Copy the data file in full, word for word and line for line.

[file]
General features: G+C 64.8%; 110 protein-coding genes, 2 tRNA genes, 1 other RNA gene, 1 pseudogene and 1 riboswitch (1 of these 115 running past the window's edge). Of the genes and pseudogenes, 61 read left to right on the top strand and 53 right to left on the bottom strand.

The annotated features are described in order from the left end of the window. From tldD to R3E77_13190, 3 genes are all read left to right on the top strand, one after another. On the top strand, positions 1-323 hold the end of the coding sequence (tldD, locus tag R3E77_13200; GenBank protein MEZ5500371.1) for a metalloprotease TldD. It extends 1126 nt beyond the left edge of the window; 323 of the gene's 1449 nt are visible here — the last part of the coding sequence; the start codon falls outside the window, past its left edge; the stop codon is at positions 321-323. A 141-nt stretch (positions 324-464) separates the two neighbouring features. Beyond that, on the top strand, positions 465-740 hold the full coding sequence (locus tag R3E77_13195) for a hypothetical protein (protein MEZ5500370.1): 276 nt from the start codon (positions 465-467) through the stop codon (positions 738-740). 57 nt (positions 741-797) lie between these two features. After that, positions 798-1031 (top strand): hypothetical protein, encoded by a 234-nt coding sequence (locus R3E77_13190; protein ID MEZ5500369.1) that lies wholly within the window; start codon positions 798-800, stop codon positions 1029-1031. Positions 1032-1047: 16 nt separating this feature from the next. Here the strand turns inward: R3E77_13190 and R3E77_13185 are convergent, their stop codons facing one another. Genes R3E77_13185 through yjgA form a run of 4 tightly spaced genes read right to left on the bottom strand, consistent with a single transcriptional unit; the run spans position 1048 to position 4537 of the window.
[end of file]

General features: G+C 64.8%; 110 protein-coding genes, 2 tRNA genes, 1 other RNA gene, 1 pseudogene and 1 riboswitch (1 of these 115 running past the window's edge). Of the genes and pseudogenes, 61 read left to right on the top strand and 53 right to left on the bottom strand.

The annotated features are described in order from the left end of the window. From tldD to R3E77_13190, 3 genes are all read left to right on the top strand, one after another. On the top strand, positions 1-323 hold the end of the coding sequence (tldD, locus tag R3E77_13200; GenBank protein MEZ5500371.1) for a metalloprotease TldD. It extends 1126 nt beyond the left edge of the window; 323 of the gene's 1449 nt are visible here — the last part of the coding sequence; the start codon falls outside the window, past its left edge; the stop codon is at positions 321-323. A 141-nt stretch (positions 324-464) separates the two neighbouring features. Beyond that, on the top strand, positions 465-740 hold the full coding sequence (locus tag R3E77_13195) for a hypothetical protein (protein MEZ5500370.1): 276 nt from the start codon (positions 465-467) through the stop codon (positions 738-740). 57 nt (positions 741-797) lie between these two features. After that, positions 798-1031 (top strand): hypothetical protein, encoded by a 234-nt coding sequence (locus R3E77_13190; protein ID MEZ5500369.1) that lies wholly within the window; start codon positions 798-800, stop codon positions 1029-1031. Positions 1032-1047: 16 nt separating this feature from the next. Here the strand turns inward: R3E77_13190 and R3E77_13185 are convergent, their stop codons facing one another. Genes R3E77_13185 through yjgA form a run of 4 tightly spaced genes read right to left on the bottom strand, consistent with a single transcriptional unit; the run spans position 1048 to position 4537 of the window.